Monday, November 12, 2018

Little Moth by Sarah Vestal


Little Moth

She found a bench in a sunny stretch of the park where children herded about in play. He followed listlessly behind, his eyes trained on the phone in his hand.
   
“Here, moth,” she said patting the bench seat.
   
The sunlight warmed her face pleasantly. She basked in the heat, stretching, and studied the park again. Her eyes hunting. His back slouched, his hand mindlessly fiddling with the phone. When her stomach rumbled, she pulled out the grease stained paper sack that held her lunch.
   
The pink meat of her sandwich had almost slipped from its place. She delicately dissected the sandwich, ensuring she didn’t lose the meat in the process, and righted the ingredients. The moist cheese stuck to her fingers and butter coated her palms. She extracted a napkin and scrubbed her hands.
   
“Have you heard from Sylvia?”
   
“Yes, in the summer,” he said not looking up from his phone.
   
“Her little girl was the sweetest.” Inspecting him, she wiped the side of his face then continued, “She left her last week and I took care of her.”
   
“Uh,” he said.
   
She wrapped her dripping sandwich and fit her mouth around a massive bite.
   
With her mouth full she continued, “We watched some loud and bright show while the oven preheated. And then,” she wiped her mouth after another bite, and pointing to a pair of boys doing jumping jacks, she said, “we did those. They’re great to get the blood pumping and the muscles working.”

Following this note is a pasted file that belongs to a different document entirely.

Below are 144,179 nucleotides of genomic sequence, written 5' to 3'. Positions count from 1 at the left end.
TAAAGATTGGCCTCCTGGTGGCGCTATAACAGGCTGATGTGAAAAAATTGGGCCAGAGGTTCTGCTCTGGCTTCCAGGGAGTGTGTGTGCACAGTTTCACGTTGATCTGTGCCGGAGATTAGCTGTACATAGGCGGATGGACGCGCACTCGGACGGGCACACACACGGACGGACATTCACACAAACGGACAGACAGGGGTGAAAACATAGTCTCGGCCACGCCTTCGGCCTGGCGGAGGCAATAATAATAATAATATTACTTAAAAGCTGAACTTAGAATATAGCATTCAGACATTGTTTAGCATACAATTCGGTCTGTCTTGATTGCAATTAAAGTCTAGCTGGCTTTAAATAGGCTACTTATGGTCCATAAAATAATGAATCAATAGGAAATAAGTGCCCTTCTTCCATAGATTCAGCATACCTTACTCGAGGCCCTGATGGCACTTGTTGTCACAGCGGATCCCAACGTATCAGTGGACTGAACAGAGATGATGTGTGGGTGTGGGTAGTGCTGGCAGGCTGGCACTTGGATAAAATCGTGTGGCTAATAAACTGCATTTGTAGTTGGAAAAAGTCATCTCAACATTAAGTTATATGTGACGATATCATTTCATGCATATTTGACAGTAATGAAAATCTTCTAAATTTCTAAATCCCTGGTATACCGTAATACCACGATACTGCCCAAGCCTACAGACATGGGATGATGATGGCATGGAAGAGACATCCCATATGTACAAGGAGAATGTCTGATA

The man didn’t reply as he dragged a thumb across his phone.
   
“Yeah, she was sweet,” she said.
   
“Yes, in the summer,” he said again. His voice monotone.
   
She groaned around a bite of meat and bread.
   
“You’re a terrible conversationalist.” Glancing at him, she groaned again and used greasy napkins to wipe away the blood that trickled down from the incision at his temple. She grabbed his chin and he did not resist as she turned his face. She inspected the other incision which looked clean. She was grateful that his hat covered most of her handiwork. Releasing him, he looked back down at the bright, colorful screen.
   
“Is your flame burning bright enough, little moth?”
   
Around this point they were all the same. A warm body to keep her company. The screen of the disconnected phone provided enough of a distraction.
   
She ran her tongue along the sweet meat of the sandwich, the juices ran down her chin.
   
“Uh,” the man sounded.
   
“Quite true,” she said drying her face with the bloody napkin.
   
So focused was she on the sandwich that she didn’t see the soccer ball careening towards them until it was too late. The ball solidly smacked the side of the man’s face. He blinked furiously a moment, until she righted his askew phone.
   
“Oh, dear,” she said.

Fishing the ball from beneath the bench, she did the best she could with the balled-up, greasy napkin to get the blood off.
   
“Hey, lady, can I get my ball back?”
   
She turned to find a plump boy staring up at her. “Aren’t you sweet?” She held out the ball. “Come here, little moth.”

-End-

Bio Sarah Vestal is a speculative fiction writer from the endless pine woods of Arkansas. Her writing is earmarked by the unease and peculiarity of the south. If you’d like to read more of her work or if you’d just like to give your eyes a break, then you can find her blog and podcast Twinbrain where she and her BFF discuss Stephen King, Buffy the Vampire Slayer, and all things pop culture at: http://www.enterthetwinbrain.com/

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